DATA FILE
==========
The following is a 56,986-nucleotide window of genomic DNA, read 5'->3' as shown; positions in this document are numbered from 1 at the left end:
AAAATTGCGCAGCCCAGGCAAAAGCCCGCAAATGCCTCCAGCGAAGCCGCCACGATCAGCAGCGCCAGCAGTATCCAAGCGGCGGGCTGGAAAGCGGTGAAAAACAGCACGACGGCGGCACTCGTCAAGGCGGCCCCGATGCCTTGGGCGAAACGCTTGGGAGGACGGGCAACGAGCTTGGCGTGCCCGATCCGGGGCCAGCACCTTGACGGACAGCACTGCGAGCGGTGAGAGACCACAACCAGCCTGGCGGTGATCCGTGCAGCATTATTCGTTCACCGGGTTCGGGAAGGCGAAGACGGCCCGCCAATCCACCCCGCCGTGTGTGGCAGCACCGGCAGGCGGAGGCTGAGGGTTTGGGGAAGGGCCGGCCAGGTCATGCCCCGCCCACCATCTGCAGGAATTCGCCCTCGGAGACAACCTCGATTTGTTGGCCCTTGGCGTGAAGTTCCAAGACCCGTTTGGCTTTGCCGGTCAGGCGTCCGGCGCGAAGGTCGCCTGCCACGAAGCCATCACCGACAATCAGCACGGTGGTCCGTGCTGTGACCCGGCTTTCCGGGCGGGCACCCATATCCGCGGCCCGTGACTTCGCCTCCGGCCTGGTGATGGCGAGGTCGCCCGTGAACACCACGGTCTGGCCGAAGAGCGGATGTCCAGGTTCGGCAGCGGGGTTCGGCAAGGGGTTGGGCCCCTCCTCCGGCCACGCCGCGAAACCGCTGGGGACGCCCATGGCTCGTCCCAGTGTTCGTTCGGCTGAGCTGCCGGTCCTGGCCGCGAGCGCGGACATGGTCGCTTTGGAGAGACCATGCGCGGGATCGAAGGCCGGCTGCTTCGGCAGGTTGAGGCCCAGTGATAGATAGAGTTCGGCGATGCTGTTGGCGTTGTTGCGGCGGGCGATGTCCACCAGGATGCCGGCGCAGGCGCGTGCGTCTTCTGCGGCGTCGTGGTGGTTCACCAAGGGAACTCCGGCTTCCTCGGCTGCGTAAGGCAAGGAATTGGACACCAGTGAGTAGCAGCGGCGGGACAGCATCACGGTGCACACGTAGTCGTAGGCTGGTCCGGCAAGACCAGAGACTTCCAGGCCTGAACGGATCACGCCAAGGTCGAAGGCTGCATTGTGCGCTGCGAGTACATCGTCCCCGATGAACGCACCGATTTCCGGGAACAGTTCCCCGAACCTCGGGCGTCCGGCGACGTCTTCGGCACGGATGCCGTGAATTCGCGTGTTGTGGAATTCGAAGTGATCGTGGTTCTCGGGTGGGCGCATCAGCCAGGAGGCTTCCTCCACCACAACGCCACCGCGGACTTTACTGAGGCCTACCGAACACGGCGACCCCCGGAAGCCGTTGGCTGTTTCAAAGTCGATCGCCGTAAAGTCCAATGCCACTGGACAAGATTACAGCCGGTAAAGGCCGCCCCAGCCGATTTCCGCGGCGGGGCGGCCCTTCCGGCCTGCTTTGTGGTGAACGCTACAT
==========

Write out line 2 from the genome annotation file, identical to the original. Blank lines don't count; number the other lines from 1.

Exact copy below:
AAAATTGCGCAGCCCAGGCAAAAGCCCGCAAATGCCTCCAGCGAAGCCGCCACGATCAGCAGCGCCAGCAGTATCCAAGCGGCGGGCTGGAAAGCGGTGAAAAACAGCACGACGGCGGCACTCGTCAAGGCGGCCCCGATGCCTTGGGCGAAACGCTTGGGAGGACGGGCAACGAGCTTGGCGTGCCCGATCCGGGGCCAGCACCTTGACGGACAGCACTGCGAGCGGTGAGAGACCACAACCAGCCTGGCGGTGATCCGTGCAGCATTATTCGTTCACCGGGTTCGGGAAGGCGAAGACGGCCCGCCAATCCACCCCGCCGTGTGTGGCAGCACCGGCAGGCGGAGGCTGAGGGTTTGGGGAAGGGCCGGCCAGGTCATGCCCCGCCCACCATCTGCAGGAATTCGCCCTCGGAGACAACCTCGATTTGTTGGCCCTTGGCGTGAAGTTCCAAGACCCGTTTGGCTTTGCCGGTCAGGCGTCCGGCGCGAAGGTCGCCTGCCACGAAGCCATCACCGACAATCAGCACGGTGGTCCGTGCTGTGACCCGGCTTTCCGGGCGGGCACCCATATCCGCGGCCCGTGACTTCGCCTCCGGCCTGGTGATGGCGAGGTCGCCCGTGAACACCACGGTCTGGCCGAAGAGCGGATGTCCAGGTTCGGCAGCGGGGTTCGGCAAGGGGTTGGGCCCCTCCTCCGGCCACGCCGCGAAACCGCTGGGGACGCCCATGGCTCGTCCCAGTGTTCGTTCGGCTGAGCTGCCGGTCCTGGCCGCGAGCGCGGACATGGTCGCTTTGGAGAGACCATGCGCGGGATCGAAGGCCGGCTGCTTCGGCAGGTTGAGGCCCAGTGATAGATAGAGTTCGGCGATGCTGTTGGCGTTGTTGCGGCGGGCGATGTCCACCAGGATGCCGGCGCAGGCGCGTGCGTCTTCTGCGGCGTCGTGGTGGTTCACCAAGGGAACTCCGGCTTCCTCGGCTGCGTAAGGCAAGGAATTGGACACCAGTGAGTAGCAGCGGCGGGACAGCATCACGGTGCACACGTAGTCGTAGGCTGGTCCGGCAAGACCAGAGACTTCCAGGCCTGAACGGATCACGCCAAGGTCGAAGGCTGCATTGTGCGCTGCGAGTACATCGTCCCCGATGAACGCACCGATTTCCGGGAACAGTTCCCCGAACCTCGGGCGTCCGGCGACGTCTTCGGCACGGATGCCGTGAATTCGCGTGTTGTGGAATTCGAAGTGATCGTGGTTCTCGGGTGGGCGCATCAGCCAGGAGGCTTCCTCCACCACAACGCCACCGCGGACTTTACTGAGGCCTACCGAACACGGCGACCCCCGGAAGCCGTTGGCTGTTTCAAAGTCGATCGCCGTAAAGTCCAATGCCACTGGACAAGATTACAGCCGGTAAAGGCCGCCCCAGCCGATTTCCGCGGCGGGGCGGCCCTTCCGGCCTGCTTTGTGGTGAACGCTACAT